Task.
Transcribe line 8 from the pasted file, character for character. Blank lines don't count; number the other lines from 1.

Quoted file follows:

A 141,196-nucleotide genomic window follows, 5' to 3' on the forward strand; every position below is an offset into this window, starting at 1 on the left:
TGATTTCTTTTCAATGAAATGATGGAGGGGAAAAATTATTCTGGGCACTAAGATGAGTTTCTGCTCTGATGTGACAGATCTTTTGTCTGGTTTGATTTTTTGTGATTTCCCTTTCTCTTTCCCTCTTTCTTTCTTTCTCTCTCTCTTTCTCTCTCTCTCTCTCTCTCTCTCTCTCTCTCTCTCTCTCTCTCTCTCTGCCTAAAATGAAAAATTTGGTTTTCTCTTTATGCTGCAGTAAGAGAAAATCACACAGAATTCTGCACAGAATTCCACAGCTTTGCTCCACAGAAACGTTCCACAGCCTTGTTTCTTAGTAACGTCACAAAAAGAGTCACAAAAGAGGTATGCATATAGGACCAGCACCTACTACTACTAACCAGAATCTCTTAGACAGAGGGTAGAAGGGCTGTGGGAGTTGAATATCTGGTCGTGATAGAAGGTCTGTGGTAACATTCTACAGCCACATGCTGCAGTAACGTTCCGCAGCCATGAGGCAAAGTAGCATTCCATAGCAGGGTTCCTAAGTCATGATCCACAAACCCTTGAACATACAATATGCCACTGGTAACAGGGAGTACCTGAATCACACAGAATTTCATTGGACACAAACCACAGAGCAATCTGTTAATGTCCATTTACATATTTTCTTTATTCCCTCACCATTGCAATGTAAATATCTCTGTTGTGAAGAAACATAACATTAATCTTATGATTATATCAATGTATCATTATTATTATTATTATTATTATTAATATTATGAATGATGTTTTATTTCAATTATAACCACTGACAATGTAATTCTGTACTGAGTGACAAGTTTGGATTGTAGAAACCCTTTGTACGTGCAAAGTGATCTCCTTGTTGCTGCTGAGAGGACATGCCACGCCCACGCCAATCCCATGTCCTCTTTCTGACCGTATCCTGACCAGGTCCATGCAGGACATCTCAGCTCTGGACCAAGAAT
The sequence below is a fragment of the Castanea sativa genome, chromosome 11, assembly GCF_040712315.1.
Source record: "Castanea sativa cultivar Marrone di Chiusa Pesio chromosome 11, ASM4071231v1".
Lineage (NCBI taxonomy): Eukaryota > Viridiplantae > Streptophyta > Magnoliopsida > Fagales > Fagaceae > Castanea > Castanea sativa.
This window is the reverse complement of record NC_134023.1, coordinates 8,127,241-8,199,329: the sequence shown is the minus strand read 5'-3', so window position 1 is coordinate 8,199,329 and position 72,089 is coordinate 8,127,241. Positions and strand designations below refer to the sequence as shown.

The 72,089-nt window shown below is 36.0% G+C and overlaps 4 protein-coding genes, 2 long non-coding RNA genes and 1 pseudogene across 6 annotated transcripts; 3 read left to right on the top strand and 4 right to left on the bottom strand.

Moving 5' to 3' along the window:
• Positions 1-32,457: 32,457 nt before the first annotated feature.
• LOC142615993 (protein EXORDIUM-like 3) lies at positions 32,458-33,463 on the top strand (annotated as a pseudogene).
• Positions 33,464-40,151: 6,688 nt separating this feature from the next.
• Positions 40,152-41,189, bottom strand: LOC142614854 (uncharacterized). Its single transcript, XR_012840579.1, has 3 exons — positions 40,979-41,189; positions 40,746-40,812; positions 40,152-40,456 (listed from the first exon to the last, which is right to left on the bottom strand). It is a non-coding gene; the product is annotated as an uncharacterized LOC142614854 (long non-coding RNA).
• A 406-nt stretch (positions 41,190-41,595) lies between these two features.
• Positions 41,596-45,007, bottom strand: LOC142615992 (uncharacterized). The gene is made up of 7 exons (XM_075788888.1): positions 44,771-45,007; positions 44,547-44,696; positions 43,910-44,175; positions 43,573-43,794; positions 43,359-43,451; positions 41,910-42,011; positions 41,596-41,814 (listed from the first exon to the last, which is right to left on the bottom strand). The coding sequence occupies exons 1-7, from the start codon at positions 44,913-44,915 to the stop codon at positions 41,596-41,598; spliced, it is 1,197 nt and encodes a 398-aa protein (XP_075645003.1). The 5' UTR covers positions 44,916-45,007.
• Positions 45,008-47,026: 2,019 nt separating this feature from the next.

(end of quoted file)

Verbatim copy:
Moving 5' to 3' along the window: